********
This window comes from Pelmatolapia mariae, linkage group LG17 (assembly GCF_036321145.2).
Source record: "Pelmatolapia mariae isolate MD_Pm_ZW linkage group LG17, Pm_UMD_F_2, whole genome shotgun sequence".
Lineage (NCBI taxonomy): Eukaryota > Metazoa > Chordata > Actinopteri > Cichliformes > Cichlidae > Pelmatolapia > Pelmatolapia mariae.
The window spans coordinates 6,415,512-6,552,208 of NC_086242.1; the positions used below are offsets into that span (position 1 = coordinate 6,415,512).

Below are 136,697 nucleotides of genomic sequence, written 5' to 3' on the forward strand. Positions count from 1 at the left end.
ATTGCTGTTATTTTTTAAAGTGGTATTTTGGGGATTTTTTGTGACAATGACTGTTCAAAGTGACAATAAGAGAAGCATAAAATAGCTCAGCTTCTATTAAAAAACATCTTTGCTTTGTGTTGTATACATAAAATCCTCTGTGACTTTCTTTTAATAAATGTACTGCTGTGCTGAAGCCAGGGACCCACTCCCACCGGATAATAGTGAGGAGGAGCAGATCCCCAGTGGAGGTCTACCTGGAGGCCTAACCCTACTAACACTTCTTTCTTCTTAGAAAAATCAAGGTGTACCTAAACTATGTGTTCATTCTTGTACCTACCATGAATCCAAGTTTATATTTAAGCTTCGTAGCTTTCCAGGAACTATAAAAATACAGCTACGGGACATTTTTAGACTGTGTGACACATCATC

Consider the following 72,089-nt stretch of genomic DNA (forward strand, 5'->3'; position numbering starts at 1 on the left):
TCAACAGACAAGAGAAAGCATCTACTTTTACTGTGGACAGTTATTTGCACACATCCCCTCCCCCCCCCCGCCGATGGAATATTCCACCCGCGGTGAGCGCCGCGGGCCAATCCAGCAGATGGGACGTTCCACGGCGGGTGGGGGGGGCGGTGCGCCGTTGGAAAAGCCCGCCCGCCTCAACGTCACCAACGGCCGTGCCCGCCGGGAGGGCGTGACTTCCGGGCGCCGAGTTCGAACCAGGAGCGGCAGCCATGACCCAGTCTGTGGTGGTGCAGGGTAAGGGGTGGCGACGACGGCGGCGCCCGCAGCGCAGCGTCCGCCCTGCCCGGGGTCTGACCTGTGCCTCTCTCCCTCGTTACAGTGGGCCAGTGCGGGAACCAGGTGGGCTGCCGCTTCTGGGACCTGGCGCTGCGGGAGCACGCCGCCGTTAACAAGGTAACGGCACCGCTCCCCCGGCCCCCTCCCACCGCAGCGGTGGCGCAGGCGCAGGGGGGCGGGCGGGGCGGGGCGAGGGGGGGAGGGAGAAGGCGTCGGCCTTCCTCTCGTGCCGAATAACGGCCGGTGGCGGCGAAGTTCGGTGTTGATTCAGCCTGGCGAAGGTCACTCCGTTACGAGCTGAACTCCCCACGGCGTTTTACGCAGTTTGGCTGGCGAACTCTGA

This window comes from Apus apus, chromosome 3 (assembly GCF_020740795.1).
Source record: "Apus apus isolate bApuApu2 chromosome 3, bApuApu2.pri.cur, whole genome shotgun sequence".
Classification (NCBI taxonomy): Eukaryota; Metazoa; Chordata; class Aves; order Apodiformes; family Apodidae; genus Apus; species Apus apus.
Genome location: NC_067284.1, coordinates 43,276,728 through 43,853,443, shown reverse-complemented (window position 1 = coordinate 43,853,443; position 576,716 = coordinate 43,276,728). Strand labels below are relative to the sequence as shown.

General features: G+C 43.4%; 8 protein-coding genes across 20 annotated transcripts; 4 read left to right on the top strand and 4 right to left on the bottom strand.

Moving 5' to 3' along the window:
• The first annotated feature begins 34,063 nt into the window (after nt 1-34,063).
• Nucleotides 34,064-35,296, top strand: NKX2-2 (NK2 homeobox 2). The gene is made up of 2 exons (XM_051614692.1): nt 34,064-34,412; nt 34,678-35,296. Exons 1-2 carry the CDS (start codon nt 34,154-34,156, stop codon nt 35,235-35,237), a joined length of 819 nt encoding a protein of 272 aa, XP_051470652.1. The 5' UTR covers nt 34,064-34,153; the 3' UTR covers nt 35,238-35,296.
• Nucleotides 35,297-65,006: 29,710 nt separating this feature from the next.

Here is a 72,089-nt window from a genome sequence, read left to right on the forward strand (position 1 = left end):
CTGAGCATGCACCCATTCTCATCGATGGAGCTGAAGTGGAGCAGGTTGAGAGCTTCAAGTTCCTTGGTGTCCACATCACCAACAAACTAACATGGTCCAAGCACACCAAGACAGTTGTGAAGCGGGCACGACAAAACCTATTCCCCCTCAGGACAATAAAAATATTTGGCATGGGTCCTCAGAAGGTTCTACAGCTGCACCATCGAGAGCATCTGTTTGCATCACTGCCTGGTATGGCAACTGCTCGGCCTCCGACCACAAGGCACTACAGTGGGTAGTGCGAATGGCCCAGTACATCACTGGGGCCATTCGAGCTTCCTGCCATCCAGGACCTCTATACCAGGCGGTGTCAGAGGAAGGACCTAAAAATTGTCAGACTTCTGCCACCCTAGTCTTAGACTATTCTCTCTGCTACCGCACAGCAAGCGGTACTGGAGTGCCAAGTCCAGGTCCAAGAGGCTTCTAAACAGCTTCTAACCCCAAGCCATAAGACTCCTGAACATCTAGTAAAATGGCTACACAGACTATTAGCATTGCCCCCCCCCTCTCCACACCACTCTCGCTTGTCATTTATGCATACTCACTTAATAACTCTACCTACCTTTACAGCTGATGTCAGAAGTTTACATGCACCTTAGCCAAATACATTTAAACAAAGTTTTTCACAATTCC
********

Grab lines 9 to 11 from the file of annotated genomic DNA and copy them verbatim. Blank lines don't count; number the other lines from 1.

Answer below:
This window comes from Apus apus, chromosome 3 (assembly GCF_020740795.1).
Source record: "Apus apus isolate bApuApu2 chromosome 3, bApuApu2.pri.cur, whole genome shotgun sequence".
Classification (NCBI taxonomy): Eukaryota; Metazoa; Chordata; class Aves; order Apodiformes; family Apodidae; genus Apus; species Apus apus.